6-week-old male C57BL/6J mice (CHUBU SCIENCE Co., Ltd.; 10 animals/group) were injected with a Fas agonist antibody (anti-mouse Fas mouse monoclonal antibody, clone name, Jo-2, Becktone-Dickinson Bioscience, San Jose, Calif. Cat. No. 554255) from the tail vein at 4 μg per animal to prepare a Fas-induced fulminant hepatic failure model. To investigate the effect of prevention and treatment of fulminant hepatic failure, the adenoviral vectors (Ad.HB-EGF, Ad.HGF, Ad.LacZ, and Ad.dE1.3) were previously injected from the tail vein at 1×1011 particles per animal 72 hr before the injection of the Fas agonist antibody from the tail vein. Blood samples were collected at 24 hr and 36 hr after the tail vein injection of the Fas agonist antibody (96 hr and 108 hr after the tail vein injection of adenovirus, respectively), the mouse were sacrificed, and the organs were collected (the experimental schedule is shown in FIG. 2A). Liver function, which is an index of prevention of onset and treatment of fulminant hepatic failure, was evaluated by measuring alanine aminotransferase (ALT) and aspartic acid aminotransferase (AST), which are liver enzymes in liver. The measurement was carried out using an automatic clinical analyzer Hitachi 736 (Hitachi, Ltd.) according to a conventional method.

As shown in FIGS. 2B and 2C, the results of measuring the serum ALT and AST level after the blood sampling demonstrated that at 24 hr after the tail vein injection of the agonist Fas antibody, while the levels of ALT and AST were elevated to 2240±450 and 1665±391 IU/L, respectively, in the Ad.dE1.3-administered group, both the levels were not more than 230 IU/L in the Ad.HB-EGF-administered group, showing inhibition of elevation in ALT and AST level. Furthermore, it was demonstrated that in this inhibitory effect of elevation in liver enzyme in blood, HB-EGF showed the equivalent effect to HGF, only which had been known to show strong effect of prevention and treatment of fulminant hepatic failure. It was also demonstrated that at 36 hr after administration of antibody, ALT and AST level were decreased to not more than 500 IU/L even in the Ad.dE1.3-administered group; while in the Ad.HGF-administered group, there observed no significant difference with this, in the Ad.HB-EGF-administered group, the levels were not more than 250 IU/L, which were significantly lower than that in the Ad.dE1.3-administered group. From the above results, it was demonstrated that Ad.HB-EGF inhibited and relieved liver damage associated with fulminant hepatic failure, and the effect was more potent than that of Ad.HGF.

Experimental Example 3 Inhibitory Effect of Hepatocyte Apoptosis by Ad.HB-EGF

Hepatocyte death due to apoptosis, which is a main pathology of fulminant hepatic failure, was evaluated by performing HE staining and TUNEL staining of liver tissues. Sections were respectively prepared from the paraffin-embedded specimen and OCT specimen of mouse livers at 24 hr and 36 hr after the agonist antibody administration (96 hr and 108 hr after the tail vein injection of adenovirus, respectively), and subjected to HE staining and TUNEL staining.

As shown in FIG. 3, while in the Ad.dE1.3-administered group, hepatocytes exhibiting typical apoptotic morphology accompanying infiltration of neutrophils and macrophages, corresponding to the elevation in the level of liver enzyme (FIGS. 2B and 2C), were observed at 24 hr later, in the Ad.HB-EGF-administered group, as well as in the Ad.HGF-administered group, apoptotic morphology of hepatocytes was not observed. Furthermore, at 36 hr later, while in the Ad.dE1.3-administered group, dropout of liver tissue due to progression of hepatocellular apoptosis was observed, and also in the Ad.HGF-administered group inflammation was observed, in the Ad.HB-EGF, disorder of liver tissue was almost completely inhibited.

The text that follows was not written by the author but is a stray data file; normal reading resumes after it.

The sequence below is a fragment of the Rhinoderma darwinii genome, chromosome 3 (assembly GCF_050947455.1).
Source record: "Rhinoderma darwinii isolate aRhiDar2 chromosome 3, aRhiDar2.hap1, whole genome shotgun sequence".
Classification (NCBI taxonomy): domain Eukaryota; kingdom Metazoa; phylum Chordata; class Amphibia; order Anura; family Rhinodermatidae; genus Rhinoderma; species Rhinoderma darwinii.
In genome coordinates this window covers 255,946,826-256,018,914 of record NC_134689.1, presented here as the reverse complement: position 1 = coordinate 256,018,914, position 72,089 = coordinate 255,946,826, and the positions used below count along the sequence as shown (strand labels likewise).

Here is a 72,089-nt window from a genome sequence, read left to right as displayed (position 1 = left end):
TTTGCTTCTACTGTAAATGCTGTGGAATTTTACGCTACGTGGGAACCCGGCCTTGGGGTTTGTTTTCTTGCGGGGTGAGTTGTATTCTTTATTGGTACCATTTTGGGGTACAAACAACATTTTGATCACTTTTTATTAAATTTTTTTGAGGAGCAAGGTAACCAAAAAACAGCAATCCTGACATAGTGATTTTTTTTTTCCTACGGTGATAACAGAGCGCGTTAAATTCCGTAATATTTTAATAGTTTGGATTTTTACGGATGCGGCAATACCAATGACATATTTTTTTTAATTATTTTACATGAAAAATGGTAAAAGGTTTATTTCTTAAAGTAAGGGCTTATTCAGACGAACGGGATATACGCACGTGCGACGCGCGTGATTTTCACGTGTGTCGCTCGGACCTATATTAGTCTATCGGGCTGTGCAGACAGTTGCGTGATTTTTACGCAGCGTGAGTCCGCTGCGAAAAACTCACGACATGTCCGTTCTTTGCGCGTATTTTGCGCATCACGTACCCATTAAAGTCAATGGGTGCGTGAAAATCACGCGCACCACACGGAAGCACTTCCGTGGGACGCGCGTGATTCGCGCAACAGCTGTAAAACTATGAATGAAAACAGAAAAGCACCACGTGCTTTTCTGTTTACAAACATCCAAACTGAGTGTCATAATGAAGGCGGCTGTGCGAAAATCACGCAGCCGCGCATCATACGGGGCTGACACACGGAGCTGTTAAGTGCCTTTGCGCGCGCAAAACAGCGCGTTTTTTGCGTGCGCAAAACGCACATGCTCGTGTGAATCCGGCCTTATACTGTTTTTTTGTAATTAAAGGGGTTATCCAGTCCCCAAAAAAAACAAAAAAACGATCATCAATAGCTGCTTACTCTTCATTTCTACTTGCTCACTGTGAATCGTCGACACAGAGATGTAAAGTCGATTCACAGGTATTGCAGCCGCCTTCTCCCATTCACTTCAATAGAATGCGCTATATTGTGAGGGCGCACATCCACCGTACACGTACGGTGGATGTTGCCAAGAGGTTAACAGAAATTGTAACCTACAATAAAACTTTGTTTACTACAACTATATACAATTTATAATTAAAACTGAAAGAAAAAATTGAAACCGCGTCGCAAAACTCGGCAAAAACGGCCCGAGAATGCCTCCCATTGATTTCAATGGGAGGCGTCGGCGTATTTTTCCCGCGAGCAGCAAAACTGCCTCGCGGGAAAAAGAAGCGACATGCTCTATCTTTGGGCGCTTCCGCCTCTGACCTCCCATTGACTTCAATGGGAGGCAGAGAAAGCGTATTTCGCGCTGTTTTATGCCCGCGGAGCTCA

Furthermore, TUNEL staining was performed in order to evaluate hepatocellular apoptosis in detail; as a result, both at 24 hr and 36 hr later, compared to the number of TUNEL-positive hepatocytes in the Ad.dE1.3-administered group, the positive cell number was significantly smaller in the Ad.HB-EGF-administered group and Ad.HGF group, thereby it was demonstrated that in Ad.HB-EGF- and Ad.HGF-administered group, hepatocellular apoptosis, which is an essence of fulminant hepatic failure, was inhibited.

Experimental Example 4 Promoting Effect of Liver Regeneration by Ad.HB-EGF

Liver regeneration, which is an index of essential therapeutic effect of fulminant hepatic failure, was evaluated with the ratio of proliferating hepatocytes identified by anti-Ki-67 mouse monoclonal antibody (clone name, TEC-3, Dako Cytomation, Denmark). Immunostaining with anti-Ki-67 antibody was performed using paraffin sections of mouse liver at 24 hr and 36 hr after the agonist antibody administration (96 hr and 108 hr after the tail vein injection of adenovirus, respectively).

As shown in FIG. 5, while in the Ad.dE1.3-administered group, Ki-67-positive cells, which signifies the growth of hepatocyte, were hardly detected both at 24 and 36 hr later, in the Ad.HB-EGF-administered group, as well as in the Ad.HGF group, significant increase in Ki-67-positive cell was observed. Particularly, the ratio of Ki-67-positive cell at 24 hr later in the Ad.HB-EGF-administered group was about 1.5-fold higher compared to HGF, only which has been reported as a potent therapeutic factor for fulminant hepatic failure, thereby it was demonstrated that HB-EGF had therapeutic effect for fulminant hepatic failure surpassing HGF.

These results suggest that HB-EGF, which is expressed in liver after administration of the Ad.HB-EGF, be effective in preventing onset and progression of the pathology by strongly inhibiting hepatocellular apoptosis, which is an essence of fulminant hepatic failure, and in inducing an essential healing by promoting liver regeneration, specifically proliferation of surviving hepatocytes. Accordingly, the pharmaceutical agent of the present invention using HB-EGF can be also applied to any other diseases accompanying liver damage (hepatocyte death).

INDUSTRIAL APPLICABILITY

HB-EGF exhibits strong actions of inhibiting liver damage and apoptosis and inducing liver regeneration; therefore, HB-EGF or nucleic acids encoding same are extremely useful as a drug for prevention and treatment of various diseases accompanying liver damage or hepatocyte death, particularly liver diseases such as fulminant hepatic failure.

While the present invention has been described with emphasis on preferred embodiments, it is obvious to those skilled in the art that the preferred embodiments can be modified. The present invention intends that the present invention can be embodied by methods other than those described in detail in the present specification. Accordingly, the present invention encompasses all modifications encompassed in the gist and scope of the appended “CLAIMS.”

This application is based on patent application No. 2005-283085 filed in Japan, and the contents disclosed therein are hereby entirely incorporated by reference. In addition, the contents disclosed in any publication cited herein, including patents and patent applications, are hereby incorporated in their entireties by reference, to the extent that they have been disclosed herein.